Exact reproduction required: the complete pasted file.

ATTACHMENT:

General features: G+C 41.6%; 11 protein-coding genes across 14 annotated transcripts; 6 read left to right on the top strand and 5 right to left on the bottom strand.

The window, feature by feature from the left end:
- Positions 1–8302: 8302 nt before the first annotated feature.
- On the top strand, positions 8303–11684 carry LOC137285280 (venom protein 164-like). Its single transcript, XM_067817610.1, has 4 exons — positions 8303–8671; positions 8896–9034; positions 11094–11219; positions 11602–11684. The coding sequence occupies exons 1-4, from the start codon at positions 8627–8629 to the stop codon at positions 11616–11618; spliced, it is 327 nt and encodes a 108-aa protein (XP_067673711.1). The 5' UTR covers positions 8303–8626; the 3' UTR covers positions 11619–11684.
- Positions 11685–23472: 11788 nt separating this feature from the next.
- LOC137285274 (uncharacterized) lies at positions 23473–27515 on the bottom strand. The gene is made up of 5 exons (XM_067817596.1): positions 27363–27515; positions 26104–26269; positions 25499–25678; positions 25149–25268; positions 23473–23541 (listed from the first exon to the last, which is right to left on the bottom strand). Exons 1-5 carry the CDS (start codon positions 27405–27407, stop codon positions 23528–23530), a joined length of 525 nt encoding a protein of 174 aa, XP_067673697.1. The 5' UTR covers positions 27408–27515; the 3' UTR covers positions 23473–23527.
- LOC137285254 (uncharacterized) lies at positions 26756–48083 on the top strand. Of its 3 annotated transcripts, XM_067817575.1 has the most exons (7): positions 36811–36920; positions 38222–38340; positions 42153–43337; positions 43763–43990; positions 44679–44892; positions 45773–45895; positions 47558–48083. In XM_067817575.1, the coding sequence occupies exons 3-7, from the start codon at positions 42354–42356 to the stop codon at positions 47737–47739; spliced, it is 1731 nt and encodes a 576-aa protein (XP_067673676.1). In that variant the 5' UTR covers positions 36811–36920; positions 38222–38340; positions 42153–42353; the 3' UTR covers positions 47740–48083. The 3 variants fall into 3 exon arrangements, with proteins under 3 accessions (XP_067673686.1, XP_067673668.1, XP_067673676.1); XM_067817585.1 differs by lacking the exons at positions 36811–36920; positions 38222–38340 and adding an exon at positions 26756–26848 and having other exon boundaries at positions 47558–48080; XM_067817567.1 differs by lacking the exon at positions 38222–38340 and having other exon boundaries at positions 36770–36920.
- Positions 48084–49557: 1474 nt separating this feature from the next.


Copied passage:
General features: G+C 41.6%; 11 protein-coding genes across 14 annotated transcripts; 6 read left to right on the top strand and 5 right to left on the bottom strand.

The window, feature by feature from the left end:
- Positions 1–8302: 8302 nt before the first annotated feature.
- On the top strand, positions 8303–11684 carry LOC137285280 (venom protein 164-like). Its single transcript, XM_067817610.1, has 4 exons — positions 8303–8671; positions 8896–9034; positions 11094–11219; positions 11602–11684. The coding sequence occupies exons 1-4, from the start codon at positions 8627–8629 to the stop codon at positions 11616–11618; spliced, it is 327 nt and encodes a 108-aa protein (XP_067673711.1). The 5' UTR covers positions 8303–8626; the 3' UTR covers positions 11619–11684.
- Positions 11685–23472: 11788 nt separating this feature from the next.
- LOC137285274 (uncharacterized) lies at positions 23473–27515 on the bottom strand. The gene is made up of 5 exons (XM_067817596.1): positions 27363–27515; positions 26104–26269; positions 25499–25678; positions 25149–25268; positions 23473–23541 (listed from the first exon to the last, which is right to left on the bottom strand). Exons 1-5 carry the CDS (start codon positions 27405–27407, stop codon positions 23528–23530), a joined length of 525 nt encoding a protein of 174 aa, XP_067673697.1. The 5' UTR covers positions 27408–27515; the 3' UTR covers positions 23473–23527.
- LOC137285254 (uncharacterized) lies at positions 26756–48083 on the top strand. Of its 3 annotated transcripts, XM_067817575.1 has the most exons (7): positions 36811–36920; positions 38222–38340; positions 42153–43337; positions 43763–43990; positions 44679–44892; positions 45773–45895; positions 47558–48083. In XM_067817575.1, the coding sequence occupies exons 3-7, from the start codon at positions 42354–42356 to the stop codon at positions 47737–47739; spliced, it is 1731 nt and encodes a 576-aa protein (XP_067673676.1). In that variant the 5' UTR covers positions 36811–36920; positions 38222–38340; positions 42153–42353; the 3' UTR covers positions 47740–48083. The 3 variants fall into 3 exon arrangements, with proteins under 3 accessions (XP_067673686.1, XP_067673668.1, XP_067673676.1); XM_067817585.1 differs by lacking the exons at positions 36811–36920; positions 38222–38340 and adding an exon at positions 26756–26848 and having other exon boundaries at positions 47558–48080; XM_067817567.1 differs by lacking the exon at positions 38222–38340 and having other exon boundaries at positions 36770–36920.
- Positions 48084–49557: 1474 nt separating this feature from the next.